Wondering what Motley Fool's "Mini-Berkshire" stock is? Then you're in the right place.
The Motley Fool has been teasing this "Mini-Berkshire" company for quite some time now. People have been asking what the heck it is and today I'm going to answer exactly this... for free.
Above is a screenshot I took from one of their ads. They are hinting that buying this company they're teasing could be like buying Berkshire back in 1992.
That's about a 50x gain in case you didn't know.
This company is also being recommended under a "triple buy alert".
This is when The Motley Fool recommends a company not twice, but three times, and it is said to be "a sign of extra confidence in a company we already know well.”
So let's talk about what they mean by a "mini" Berkshire and then expose this company once and for all.
What Do They Mean By a "Mini-Berkshire"?
As for this teaser in question, well, what they are talking about here is that this company is very similar to Berkshire Hathaway and that they think its stock could grow tremendously, as Berkshire's has since its early days.
According to The Motley Fool: "If this company continues to imitate Berkshire Hathaway in performance as well as style, its future gains could potentially be astonishing."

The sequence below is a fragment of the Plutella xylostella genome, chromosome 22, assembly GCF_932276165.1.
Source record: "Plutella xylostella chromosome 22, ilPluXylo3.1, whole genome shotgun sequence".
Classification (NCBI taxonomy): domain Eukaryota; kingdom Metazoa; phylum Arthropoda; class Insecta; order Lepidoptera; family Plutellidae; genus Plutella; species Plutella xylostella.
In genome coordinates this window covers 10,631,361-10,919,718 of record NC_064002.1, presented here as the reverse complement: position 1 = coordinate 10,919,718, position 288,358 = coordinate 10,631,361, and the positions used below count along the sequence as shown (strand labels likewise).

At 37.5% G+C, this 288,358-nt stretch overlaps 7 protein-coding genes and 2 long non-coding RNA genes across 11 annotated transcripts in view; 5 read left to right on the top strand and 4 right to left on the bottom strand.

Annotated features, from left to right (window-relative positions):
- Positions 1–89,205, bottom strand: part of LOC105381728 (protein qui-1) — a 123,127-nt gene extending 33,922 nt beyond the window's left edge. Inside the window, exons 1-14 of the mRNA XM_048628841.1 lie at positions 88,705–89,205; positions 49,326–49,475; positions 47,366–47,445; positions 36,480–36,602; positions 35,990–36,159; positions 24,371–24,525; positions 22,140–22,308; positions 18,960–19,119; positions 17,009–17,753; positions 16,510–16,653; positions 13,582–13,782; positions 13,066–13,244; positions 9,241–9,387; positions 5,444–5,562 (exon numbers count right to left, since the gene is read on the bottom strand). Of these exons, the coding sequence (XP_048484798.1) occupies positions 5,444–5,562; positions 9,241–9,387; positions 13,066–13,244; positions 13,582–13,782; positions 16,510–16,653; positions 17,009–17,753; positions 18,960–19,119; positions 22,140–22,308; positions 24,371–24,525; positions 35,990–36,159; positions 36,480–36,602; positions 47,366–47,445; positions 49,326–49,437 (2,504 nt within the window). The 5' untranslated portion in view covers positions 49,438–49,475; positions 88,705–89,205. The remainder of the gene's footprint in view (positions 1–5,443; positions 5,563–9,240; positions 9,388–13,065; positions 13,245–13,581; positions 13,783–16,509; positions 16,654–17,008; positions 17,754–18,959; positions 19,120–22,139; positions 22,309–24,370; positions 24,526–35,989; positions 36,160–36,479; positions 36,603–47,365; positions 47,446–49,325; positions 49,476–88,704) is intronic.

If you had invested in Berkshire Hathaway when Buffet took over the struggling company in 1964, you'd be looking at around 3.5 million % gains (3,500,000%) gains right now.
The chart below is only from 1990 - 2021 and is impressive enough...
Remember, The Motley Fool is teasing this opportunity as being like investing in Berkshire back in 1992... which I mentioned is still around a 50x gain.
We all know Berkshire Hathaway is an amazing company where fortunes were made.
Berkshire is Buffet's investment vehicle. It's a holding company of many businesses, a multinational conglomerate.
According to Wikipedia:
"The company wholly owns GEICO, Duracell, Dairy Queen, BNSF, Lubrizol, Fruit of the Loom, Helzberg Diamonds, Long & Foster, FlightSafety International, Pampered Chef, Forest River, and NetJets, and also owns 38.6% of Pilot Flying J; and significant minority holdings in public companies Kraft Heinz Company (26.7%), American Express (18.8%), The Coca-Cola Company (9.32%), Bank of America (11.9%), and Apple (6.3%)."
And the claim is that this "mini Berkshire" also "uses Buffett's disciplined, common-sense approach of leveraging the insurance business to buy other stocks, bonds, and entire companies".
As we're about to see, the company does take a very similar approach.
Exposing This "Mini-Berkshire"
Let's take a look at some of the earliest clues we could uncover on this stock...
- "It's only 1/30th Berkshire's size", when talking about market cap
- "Since the business started over 30 years ago, his company's stock has risen nearly 10,000%" - "his" referring to this mini-Berkshire's CEO
- It "uses Buffett's disciplined, common-sense approach of leveraging the insurance business to buy other stocks, bonds, and entire companies"